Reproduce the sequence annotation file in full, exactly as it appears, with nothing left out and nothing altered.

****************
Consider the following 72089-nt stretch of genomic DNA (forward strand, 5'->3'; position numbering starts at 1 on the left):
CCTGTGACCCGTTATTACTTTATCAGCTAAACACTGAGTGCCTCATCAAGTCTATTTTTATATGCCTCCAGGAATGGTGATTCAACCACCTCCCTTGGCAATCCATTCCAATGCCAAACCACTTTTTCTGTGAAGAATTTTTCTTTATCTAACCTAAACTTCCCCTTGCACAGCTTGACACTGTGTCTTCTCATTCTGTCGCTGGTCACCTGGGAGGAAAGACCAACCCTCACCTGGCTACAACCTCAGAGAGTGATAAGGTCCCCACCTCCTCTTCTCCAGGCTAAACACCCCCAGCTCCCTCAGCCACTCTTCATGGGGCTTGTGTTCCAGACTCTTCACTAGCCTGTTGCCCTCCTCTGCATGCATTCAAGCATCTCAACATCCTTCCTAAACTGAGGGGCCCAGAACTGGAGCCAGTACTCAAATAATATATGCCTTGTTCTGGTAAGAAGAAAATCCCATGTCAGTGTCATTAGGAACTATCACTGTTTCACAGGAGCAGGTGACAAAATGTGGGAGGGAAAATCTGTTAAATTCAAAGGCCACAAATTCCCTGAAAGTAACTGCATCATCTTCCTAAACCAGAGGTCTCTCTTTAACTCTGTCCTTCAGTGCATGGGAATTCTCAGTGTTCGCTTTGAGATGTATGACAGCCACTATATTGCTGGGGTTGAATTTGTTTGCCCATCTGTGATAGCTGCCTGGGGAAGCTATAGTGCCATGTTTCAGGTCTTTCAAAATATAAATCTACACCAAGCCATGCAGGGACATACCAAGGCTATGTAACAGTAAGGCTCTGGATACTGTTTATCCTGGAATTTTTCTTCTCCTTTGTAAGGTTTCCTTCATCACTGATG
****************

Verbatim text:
Consider the following 72089-nt stretch of genomic DNA (forward strand, 5'->3'; position numbering starts at 1 on the left):
CCTGTGACCCGTTATTACTTTATCAGCTAAACACTGAGTGCCTCATCAAGTCTATTTTTATATGCCTCCAGGAATGGTGATTCAACCACCTCCCTTGGCAATCCATTCCAATGCCAAACCACTTTTTCTGTGAAGAATTTTTCTTTATCTAACCTAAACTTCCCCTTGCACAGCTTGACACTGTGTCTTCTCATTCTGTCGCTGGTCACCTGGGAGGAAAGACCAACCCTCACCTGGCTACAACCTCAGAGAGTGATAAGGTCCCCACCTCCTCTTCTCCAGGCTAAACACCCCCAGCTCCCTCAGCCACTCTTCATGGGGCTTGTGTTCCAGACTCTTCACTAGCCTGTTGCCCTCCTCTGCATGCATTCAAGCATCTCAACATCCTTCCTAAACTGAGGGGCCCAGAACTGGAGCCAGTACTCAAATAATATATGCCTTGTTCTGGTAAGAAGAAAATCCCATGTCAGTGTCATTAGGAACTATCACTGTTTCACAGGAGCAGGTGACAAAATGTGGGAGGGAAAATCTGTTAAATTCAAAGGCCACAAATTCCCTGAAAGTAACTGCATCATCTTCCTAAACCAGAGGTCTCTCTTTAACTCTGTCCTTCAGTGCATGGGAATTCTCAGTGTTCGCTTTGAGATGTATGACAGCCACTATATTGCTGGGGTTGAATTTGTTTGCCCATCTGTGATAGCTGCCTGGGGAAGCTATAGTGCCATGTTTCAGGTCTTTCAAAATATAAATCTACACCAAGCCATGCAGGGACATACCAAGGCTATGTAACAGTAAGGCTCTGGATACTGTTTATCCTGGAATTTTTCTTCTCCTTTGTAAGGTTTCCTTCATCACTGATG